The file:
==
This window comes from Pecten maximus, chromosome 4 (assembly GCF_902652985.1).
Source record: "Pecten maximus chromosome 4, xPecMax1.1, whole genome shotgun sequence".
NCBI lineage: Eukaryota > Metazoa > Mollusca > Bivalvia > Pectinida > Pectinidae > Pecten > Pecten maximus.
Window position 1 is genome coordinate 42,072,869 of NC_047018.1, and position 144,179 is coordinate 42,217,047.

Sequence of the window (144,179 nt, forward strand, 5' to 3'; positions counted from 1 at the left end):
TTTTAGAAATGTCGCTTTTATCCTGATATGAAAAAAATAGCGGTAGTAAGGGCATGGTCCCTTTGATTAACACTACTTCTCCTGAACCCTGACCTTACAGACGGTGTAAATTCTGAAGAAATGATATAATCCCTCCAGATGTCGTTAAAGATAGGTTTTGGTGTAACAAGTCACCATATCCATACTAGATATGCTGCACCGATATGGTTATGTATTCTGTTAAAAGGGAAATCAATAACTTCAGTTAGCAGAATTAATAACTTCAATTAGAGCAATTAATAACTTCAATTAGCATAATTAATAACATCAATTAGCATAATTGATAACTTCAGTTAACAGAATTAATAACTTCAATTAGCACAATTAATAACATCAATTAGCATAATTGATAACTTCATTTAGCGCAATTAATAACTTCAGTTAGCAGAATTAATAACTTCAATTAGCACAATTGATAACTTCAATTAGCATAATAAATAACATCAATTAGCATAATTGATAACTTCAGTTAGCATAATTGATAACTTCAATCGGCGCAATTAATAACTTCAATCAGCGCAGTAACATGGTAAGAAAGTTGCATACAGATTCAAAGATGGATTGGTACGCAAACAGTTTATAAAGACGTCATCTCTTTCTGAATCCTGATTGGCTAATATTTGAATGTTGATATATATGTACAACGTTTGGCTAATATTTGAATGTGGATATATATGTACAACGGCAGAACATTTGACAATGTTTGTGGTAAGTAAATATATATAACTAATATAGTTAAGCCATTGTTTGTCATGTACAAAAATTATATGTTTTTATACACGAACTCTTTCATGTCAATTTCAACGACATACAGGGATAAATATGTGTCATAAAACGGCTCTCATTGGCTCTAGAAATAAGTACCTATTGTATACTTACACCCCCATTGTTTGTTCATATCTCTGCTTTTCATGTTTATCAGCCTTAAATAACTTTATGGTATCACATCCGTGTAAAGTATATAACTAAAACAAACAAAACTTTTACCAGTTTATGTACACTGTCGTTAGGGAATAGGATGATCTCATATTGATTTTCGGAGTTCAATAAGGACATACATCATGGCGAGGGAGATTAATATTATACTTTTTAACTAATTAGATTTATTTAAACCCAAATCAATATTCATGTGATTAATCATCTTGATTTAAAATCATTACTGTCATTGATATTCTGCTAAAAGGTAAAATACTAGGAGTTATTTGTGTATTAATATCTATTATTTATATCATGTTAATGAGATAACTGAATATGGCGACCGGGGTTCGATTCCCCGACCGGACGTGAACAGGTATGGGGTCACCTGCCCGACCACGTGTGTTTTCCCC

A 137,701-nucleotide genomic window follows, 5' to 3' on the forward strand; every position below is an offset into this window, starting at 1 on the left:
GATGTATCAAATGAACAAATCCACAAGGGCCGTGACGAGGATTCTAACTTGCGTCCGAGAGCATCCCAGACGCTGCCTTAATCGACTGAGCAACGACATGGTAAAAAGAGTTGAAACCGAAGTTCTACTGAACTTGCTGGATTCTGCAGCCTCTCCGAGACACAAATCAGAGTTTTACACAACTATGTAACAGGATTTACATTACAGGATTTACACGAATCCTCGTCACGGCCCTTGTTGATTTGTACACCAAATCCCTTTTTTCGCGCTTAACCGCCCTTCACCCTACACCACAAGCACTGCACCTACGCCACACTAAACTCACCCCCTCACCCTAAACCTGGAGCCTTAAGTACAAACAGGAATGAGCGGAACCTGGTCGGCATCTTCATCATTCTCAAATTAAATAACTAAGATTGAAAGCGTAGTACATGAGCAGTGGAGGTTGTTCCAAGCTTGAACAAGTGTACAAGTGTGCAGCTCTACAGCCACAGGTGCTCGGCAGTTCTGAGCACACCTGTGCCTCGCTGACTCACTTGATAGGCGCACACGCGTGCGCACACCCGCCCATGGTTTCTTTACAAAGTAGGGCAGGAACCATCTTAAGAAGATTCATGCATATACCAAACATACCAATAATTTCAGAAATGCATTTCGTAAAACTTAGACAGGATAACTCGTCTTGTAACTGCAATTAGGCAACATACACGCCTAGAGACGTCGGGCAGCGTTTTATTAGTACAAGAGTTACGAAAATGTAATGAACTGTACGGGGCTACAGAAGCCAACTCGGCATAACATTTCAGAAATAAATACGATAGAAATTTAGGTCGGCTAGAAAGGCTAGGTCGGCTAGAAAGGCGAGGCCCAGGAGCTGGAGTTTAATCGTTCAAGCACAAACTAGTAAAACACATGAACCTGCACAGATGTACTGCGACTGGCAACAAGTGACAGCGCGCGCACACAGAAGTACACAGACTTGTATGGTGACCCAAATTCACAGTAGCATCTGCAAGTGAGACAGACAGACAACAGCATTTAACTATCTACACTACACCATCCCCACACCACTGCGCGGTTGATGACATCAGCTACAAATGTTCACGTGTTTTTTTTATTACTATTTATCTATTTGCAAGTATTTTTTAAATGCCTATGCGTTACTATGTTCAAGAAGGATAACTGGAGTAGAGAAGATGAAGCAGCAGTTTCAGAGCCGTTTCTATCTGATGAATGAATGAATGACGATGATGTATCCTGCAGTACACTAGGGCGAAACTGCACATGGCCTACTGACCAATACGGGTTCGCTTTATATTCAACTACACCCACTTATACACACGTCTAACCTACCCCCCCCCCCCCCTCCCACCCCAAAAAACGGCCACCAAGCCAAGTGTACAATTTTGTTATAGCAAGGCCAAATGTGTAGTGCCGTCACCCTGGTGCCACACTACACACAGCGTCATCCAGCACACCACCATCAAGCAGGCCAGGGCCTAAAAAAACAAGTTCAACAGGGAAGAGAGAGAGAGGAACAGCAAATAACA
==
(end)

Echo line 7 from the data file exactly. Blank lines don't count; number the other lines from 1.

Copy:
A 137,701-nucleotide genomic window follows, 5' to 3' on the forward strand; every position below is an offset into this window, starting at 1 on the left: